Rod tip can be crucial
by Mike Gerry
There is probably no time of the year where the worm fishing is better than from June through mid-August. I am finding, as I put fishermen in the boat, that most worm fishermen do not want to just keep their rod tip in a 12 o’clock position while the worm works itself to the bottom.
s good a time of year as it is for worm fishing, you just don’t want to be missing fish because you can’t get a good hook set off your worm rig. Sure, there are many ways to position your tip to work a worm but this timing of early summer the fish are not real aggressive and rod tip direction can be critical to seeing or feeling a bite.
There are two keys to worm fishing right now. First is getting the bite, and second is getting a good hook set so you put the fish in the boat. Getting the bite in this heat generally means you’re fishing the worm slow and letting it slowly sink to the bottom, this requires patience and technique. You must let the worm slowly sink to the bottom, but when you’re doing this, the rod tip must be kept high so the worms drops in a vertical fall allowing the slightest movement to be detected. Often, you just see the line move in a direction opposite of what you might expect. A high rod tip allows you to see the line and detect the visual movement as well.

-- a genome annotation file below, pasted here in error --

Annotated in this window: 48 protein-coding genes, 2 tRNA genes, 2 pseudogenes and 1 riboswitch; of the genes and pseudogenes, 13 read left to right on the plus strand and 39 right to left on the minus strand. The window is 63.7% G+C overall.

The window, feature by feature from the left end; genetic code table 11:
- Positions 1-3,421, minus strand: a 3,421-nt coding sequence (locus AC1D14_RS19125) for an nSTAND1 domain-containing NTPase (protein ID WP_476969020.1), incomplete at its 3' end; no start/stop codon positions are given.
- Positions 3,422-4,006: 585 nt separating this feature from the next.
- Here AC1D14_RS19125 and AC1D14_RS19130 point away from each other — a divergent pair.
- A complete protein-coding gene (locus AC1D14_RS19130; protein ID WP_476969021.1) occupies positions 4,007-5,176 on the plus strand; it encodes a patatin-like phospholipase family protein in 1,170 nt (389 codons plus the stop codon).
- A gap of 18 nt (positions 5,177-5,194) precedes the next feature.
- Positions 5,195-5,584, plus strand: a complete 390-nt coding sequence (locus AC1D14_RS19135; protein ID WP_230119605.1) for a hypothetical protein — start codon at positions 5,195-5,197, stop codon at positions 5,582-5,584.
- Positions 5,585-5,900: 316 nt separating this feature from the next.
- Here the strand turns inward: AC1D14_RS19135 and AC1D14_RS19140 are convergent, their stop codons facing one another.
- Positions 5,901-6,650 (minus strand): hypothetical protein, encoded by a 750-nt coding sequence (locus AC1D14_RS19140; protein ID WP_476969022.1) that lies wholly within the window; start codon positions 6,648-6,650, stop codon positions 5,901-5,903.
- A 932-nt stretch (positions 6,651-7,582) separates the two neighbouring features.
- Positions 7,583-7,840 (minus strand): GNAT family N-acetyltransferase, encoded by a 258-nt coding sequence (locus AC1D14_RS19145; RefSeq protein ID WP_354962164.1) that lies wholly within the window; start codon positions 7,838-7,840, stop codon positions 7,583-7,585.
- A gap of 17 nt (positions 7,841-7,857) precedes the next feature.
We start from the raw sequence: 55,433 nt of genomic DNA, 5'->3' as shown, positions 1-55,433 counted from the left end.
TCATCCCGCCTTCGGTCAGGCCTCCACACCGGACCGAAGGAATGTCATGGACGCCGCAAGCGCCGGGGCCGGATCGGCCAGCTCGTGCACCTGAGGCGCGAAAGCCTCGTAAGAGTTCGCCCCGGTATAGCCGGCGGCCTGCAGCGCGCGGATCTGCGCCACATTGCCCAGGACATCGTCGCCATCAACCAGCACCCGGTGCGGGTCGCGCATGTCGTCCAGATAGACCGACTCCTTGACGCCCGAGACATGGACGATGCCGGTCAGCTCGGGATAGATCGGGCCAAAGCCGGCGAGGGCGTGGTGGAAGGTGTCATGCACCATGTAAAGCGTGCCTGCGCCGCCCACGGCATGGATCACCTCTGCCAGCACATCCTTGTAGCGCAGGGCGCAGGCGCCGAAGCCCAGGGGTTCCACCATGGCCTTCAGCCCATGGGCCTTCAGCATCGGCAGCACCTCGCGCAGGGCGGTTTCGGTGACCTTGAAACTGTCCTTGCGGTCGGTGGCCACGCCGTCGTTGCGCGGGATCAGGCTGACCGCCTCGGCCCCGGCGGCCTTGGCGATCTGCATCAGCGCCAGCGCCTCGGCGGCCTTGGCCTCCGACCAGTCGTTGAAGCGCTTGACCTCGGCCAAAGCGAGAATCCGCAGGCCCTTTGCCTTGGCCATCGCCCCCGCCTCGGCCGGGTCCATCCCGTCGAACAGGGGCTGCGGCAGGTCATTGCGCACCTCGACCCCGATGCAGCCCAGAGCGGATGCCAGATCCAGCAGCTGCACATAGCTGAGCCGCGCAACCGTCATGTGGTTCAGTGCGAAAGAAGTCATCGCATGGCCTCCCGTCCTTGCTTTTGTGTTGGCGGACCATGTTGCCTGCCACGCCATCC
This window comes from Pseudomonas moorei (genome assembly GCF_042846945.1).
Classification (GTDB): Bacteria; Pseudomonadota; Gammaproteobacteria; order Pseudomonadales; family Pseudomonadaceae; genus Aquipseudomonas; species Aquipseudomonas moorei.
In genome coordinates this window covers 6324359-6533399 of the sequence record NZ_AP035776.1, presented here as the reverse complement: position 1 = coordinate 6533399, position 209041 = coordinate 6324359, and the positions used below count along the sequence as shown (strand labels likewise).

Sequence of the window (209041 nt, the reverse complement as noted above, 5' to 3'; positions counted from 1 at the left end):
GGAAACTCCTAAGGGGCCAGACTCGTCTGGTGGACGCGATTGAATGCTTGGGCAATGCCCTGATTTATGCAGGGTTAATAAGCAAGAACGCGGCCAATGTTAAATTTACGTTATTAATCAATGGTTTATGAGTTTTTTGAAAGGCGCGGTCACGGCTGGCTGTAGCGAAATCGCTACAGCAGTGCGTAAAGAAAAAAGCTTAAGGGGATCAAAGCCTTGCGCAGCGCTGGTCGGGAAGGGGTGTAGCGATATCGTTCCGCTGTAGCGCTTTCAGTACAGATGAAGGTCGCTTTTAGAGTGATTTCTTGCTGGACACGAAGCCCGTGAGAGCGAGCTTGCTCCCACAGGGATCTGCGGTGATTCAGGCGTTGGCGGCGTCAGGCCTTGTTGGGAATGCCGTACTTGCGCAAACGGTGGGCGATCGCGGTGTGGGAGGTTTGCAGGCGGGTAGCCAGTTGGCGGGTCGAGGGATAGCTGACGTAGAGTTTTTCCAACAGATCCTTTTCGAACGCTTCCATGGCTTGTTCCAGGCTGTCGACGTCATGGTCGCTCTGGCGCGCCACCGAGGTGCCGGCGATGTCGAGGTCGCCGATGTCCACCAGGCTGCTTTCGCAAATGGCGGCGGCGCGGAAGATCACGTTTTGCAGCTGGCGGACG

Lastly, a high rod tip allows you to drop the nose of the rod, point it at the fish, and give a good yank when you set the hook. One problem is that most fisherman believe that if you were to drop the rod tip, the bass will let it go. Frankly, the only way a bass will let it go is if he or she feels you and that comes from pressure on the rod tip. Key is drop it, tighten it to where the bass won’t feel you, and point the tip of the rod at the bite and set the hook. This will allow you to feel the bass but yet, the bass not feel you and, hence, catch the fish.